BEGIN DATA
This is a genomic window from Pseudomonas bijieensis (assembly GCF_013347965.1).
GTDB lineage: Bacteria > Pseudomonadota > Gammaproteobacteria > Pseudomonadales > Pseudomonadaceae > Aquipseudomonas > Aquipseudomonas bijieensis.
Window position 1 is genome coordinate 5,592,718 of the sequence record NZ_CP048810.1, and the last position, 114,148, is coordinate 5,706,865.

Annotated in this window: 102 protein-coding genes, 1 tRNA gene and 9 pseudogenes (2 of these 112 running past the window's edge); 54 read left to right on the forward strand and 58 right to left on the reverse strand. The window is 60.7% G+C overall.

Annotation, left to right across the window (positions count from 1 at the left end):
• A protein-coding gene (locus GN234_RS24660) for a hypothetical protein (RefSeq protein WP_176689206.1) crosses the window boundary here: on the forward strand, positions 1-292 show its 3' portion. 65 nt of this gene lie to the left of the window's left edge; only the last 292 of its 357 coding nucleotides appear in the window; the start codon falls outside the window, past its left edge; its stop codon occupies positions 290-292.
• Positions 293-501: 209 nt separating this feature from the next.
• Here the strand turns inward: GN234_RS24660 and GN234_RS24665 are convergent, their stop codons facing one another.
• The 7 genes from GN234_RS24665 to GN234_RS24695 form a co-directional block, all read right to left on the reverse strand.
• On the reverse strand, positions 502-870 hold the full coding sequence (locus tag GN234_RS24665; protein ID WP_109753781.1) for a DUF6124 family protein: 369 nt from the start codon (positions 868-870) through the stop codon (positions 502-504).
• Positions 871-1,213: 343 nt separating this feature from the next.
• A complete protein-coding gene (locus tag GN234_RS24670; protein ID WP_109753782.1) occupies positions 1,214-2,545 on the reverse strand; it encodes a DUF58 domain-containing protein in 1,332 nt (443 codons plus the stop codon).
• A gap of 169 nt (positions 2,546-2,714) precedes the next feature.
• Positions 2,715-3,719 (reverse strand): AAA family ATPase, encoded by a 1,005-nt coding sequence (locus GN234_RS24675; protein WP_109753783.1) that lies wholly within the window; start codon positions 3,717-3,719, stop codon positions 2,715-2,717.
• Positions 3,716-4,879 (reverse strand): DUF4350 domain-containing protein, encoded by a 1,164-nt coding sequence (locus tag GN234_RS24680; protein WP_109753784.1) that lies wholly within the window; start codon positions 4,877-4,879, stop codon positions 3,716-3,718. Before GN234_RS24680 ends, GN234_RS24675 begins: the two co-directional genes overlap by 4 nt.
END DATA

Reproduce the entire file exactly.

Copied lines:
This is a genomic window from Pseudomonas bijieensis (assembly GCF_013347965.1).
GTDB lineage: Bacteria > Pseudomonadota > Gammaproteobacteria > Pseudomonadales > Pseudomonadaceae > Aquipseudomonas > Aquipseudomonas bijieensis.
Window position 1 is genome coordinate 5,592,718 of the sequence record NZ_CP048810.1, and the last position, 114,148, is coordinate 5,706,865.

Annotated in this window: 102 protein-coding genes, 1 tRNA gene and 9 pseudogenes (2 of these 112 running past the window's edge); 54 read left to right on the forward strand and 58 right to left on the reverse strand. The window is 60.7% G+C overall.

Annotation, left to right across the window (positions count from 1 at the left end):
• A protein-coding gene (locus GN234_RS24660) for a hypothetical protein (RefSeq protein WP_176689206.1) crosses the window boundary here: on the forward strand, positions 1-292 show its 3' portion. 65 nt of this gene lie to the left of the window's left edge; only the last 292 of its 357 coding nucleotides appear in the window; the start codon falls outside the window, past its left edge; its stop codon occupies positions 290-292.
• Positions 293-501: 209 nt separating this feature from the next.
• Here the strand turns inward: GN234_RS24660 and GN234_RS24665 are convergent, their stop codons facing one another.
• The 7 genes from GN234_RS24665 to GN234_RS24695 form a co-directional block, all read right to left on the reverse strand.
• On the reverse strand, positions 502-870 hold the full coding sequence (locus tag GN234_RS24665; protein ID WP_109753781.1) for a DUF6124 family protein: 369 nt from the start codon (positions 868-870) through the stop codon (positions 502-504).
• Positions 871-1,213: 343 nt separating this feature from the next.
• A complete protein-coding gene (locus tag GN234_RS24670; protein ID WP_109753782.1) occupies positions 1,214-2,545 on the reverse strand; it encodes a DUF58 domain-containing protein in 1,332 nt (443 codons plus the stop codon).
• A gap of 169 nt (positions 2,546-2,714) precedes the next feature.
• Positions 2,715-3,719 (reverse strand): AAA family ATPase, encoded by a 1,005-nt coding sequence (locus GN234_RS24675; protein WP_109753783.1) that lies wholly within the window; start codon positions 3,717-3,719, stop codon positions 2,715-2,717.
• Positions 3,716-4,879 (reverse strand): DUF4350 domain-containing protein, encoded by a 1,164-nt coding sequence (locus tag GN234_RS24680; protein WP_109753784.1) that lies wholly within the window; start codon positions 4,877-4,879, stop codon positions 3,716-3,718. Before GN234_RS24680 ends, GN234_RS24675 begins: the two co-directional genes overlap by 4 nt.